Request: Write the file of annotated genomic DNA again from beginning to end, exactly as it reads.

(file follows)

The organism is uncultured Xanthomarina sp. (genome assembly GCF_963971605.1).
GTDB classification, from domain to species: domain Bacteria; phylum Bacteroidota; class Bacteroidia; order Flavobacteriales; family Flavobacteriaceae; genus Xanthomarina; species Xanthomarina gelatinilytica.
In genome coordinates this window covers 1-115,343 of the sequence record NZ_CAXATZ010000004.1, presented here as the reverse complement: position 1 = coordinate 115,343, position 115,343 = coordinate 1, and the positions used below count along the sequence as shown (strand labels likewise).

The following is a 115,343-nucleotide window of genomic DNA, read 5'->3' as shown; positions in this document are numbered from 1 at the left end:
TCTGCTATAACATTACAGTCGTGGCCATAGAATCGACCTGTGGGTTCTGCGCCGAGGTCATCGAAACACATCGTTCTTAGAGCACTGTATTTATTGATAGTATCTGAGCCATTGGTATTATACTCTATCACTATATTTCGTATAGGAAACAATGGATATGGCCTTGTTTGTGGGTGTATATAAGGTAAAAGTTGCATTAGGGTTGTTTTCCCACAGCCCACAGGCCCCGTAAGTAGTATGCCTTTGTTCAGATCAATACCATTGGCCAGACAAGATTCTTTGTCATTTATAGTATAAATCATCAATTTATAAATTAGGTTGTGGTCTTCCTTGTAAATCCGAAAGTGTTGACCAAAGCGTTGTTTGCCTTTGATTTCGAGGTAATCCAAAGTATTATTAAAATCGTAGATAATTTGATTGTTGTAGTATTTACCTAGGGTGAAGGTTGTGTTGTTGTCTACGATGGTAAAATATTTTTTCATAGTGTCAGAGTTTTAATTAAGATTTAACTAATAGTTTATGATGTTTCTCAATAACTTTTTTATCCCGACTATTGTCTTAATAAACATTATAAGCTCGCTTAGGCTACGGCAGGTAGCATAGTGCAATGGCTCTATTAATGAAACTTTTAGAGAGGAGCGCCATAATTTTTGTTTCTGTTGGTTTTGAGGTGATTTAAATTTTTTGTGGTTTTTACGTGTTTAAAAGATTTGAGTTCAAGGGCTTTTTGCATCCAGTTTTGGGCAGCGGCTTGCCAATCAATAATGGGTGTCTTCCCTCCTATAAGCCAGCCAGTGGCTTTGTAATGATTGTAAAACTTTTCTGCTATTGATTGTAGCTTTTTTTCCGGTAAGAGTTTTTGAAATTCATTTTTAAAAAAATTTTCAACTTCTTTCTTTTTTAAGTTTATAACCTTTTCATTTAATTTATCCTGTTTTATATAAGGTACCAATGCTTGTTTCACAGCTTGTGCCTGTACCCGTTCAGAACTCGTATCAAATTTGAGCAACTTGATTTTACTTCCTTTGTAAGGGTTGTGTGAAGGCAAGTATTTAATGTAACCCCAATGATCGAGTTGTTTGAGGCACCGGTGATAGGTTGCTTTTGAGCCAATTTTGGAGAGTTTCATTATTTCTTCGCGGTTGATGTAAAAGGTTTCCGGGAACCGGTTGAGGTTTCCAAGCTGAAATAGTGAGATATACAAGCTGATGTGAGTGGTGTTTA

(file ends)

The organism is uncultured Xanthomarina sp. (genome assembly GCF_963971605.1).
GTDB classification, from domain to species: domain Bacteria; phylum Bacteroidota; class Bacteroidia; order Flavobacteriales; family Flavobacteriaceae; genus Xanthomarina; species Xanthomarina gelatinilytica.
In genome coordinates this window covers 1-115,343 of the sequence record NZ_CAXATZ010000004.1, presented here as the reverse complement: position 1 = coordinate 115,343, position 115,343 = coordinate 1, and the positions used below count along the sequence as shown (strand labels likewise).

The following is a 115,343-nucleotide window of genomic DNA, read 5'->3' as shown; positions in this document are numbered from 1 at the left end:
TCTGCTATAACATTACAGTCGTGGCCATAGAATCGACCTGTGGGTTCTGCGCCGAGGTCATCGAAACACATCGTTCTTAGAGCACTGTATTTATTGATAGTATCTGAGCCATTGGTATTATACTCTATCACTATATTTCGTATAGGAAACAATGGATATGGCCTTGTTTGTGGGTGTATATAAGGTAAAAGTTGCATTAGGGTTGTTTTCCCACAGCCCACAGGCCCCGTAAGTAGTATGCCTTTGTTCAGATCAATACCATTGGCCAGACAAGATTCTTTGTCATTTATAGTATAAATCATCAATTTATAAATTAGGTTGTGGTCTTCCTTGTAAATCCGAAAGTGTTGACCAAAGCGTTGTTTGCCTTTGATTTCGAGGTAATCCAAAGTATTATTAAAATCGTAGATAATTTGATTGTTGTAGTATTTACCTAGGGTGAAGGTTGTGTTGTTGTCTACGATGGTAAAATATTTTTTCATAGTGTCAGAGTTTTAATTAAGATTTAACTAATAGTTTATGATGTTTCTCAATAACTTTTTTATCCCGACTATTGTCTTAATAAACATTATAAGCTCGCTTAGGCTACGGCAGGTAGCATAGTGCAATGGCTCTATTAATGAAACTTTTAGAGAGGAGCGCCATAATTTTTGTTTCTGTTGGTTTTGAGGTGATTTAAATTTTTTGTGGTTTTTACGTGTTTAAAAGATTTGAGTTCAAGGGCTTTTTGCATCCAGTTTTGGGCAGCGGCTTGCCAATCAATAATGGGTGTCTTCCCTCCTATAAGCCAGCCAGTGGCTTTGTAATGATTGTAAAACTTTTCTGCTATTGATTGTAGCTTTTTTTCCGGTAAGAGTTTTTGAAATTCATTTTTAAAAAAATTTTCAACTTCTTTCTTTTTTAAGTTTATAACCTTTTCATTTAATTTATCCTGTTTTATATAAGGTACCAATGCTTGTTTCACAGCTTGTGCCTGTACCCGTTCAGAACTCGTATCAAATTTGAGCAACTTGATTTTACTTCCTTTGTAAGGGTTGTGTGAAGGCAAGTATTTAATGTAACCCCAATGATCGAGTTGTTTGAGGCACCGGTGATAGGTTGCTTTTGAGCCAATTTTGGAGAGTTTCATTATTTCTTCGCGGTTGATGTAAAAGGTTTCCGGGAACCGGTTGAGGTTTCCAAGCTGAAATAGTGAGATATACAAGCTGATGTGAGTGGTGTTTA